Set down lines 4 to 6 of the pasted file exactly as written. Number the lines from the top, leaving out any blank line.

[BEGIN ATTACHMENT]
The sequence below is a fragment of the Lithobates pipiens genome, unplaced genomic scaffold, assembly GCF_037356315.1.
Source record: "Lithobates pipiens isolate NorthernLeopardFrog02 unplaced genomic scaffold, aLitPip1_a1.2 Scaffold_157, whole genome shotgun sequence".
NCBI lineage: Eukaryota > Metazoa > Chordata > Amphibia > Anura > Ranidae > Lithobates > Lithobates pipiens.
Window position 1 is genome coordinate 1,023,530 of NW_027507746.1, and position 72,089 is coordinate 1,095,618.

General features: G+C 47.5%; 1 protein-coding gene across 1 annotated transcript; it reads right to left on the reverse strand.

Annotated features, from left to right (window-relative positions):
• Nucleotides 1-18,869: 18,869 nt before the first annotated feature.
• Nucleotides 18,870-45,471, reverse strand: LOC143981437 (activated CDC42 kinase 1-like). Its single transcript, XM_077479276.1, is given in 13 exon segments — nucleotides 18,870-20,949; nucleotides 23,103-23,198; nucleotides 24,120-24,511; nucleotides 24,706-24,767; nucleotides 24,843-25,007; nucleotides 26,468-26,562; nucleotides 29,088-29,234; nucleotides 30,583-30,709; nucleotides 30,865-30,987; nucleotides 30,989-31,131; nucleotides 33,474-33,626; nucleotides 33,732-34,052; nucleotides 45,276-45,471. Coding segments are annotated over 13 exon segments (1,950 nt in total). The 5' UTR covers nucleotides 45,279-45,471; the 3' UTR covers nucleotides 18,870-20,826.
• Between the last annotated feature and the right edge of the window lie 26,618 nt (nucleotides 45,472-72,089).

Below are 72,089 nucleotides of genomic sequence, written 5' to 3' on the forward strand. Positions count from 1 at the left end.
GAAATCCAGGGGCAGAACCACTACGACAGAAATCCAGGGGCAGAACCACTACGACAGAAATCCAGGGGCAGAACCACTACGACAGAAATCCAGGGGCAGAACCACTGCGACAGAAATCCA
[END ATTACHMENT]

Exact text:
Window position 1 is genome coordinate 1,023,530 of NW_027507746.1, and position 72,089 is coordinate 1,095,618.

General features: G+C 47.5%; 1 protein-coding gene across 1 annotated transcript; it reads right to left on the reverse strand.

Annotated features, from left to right (window-relative positions):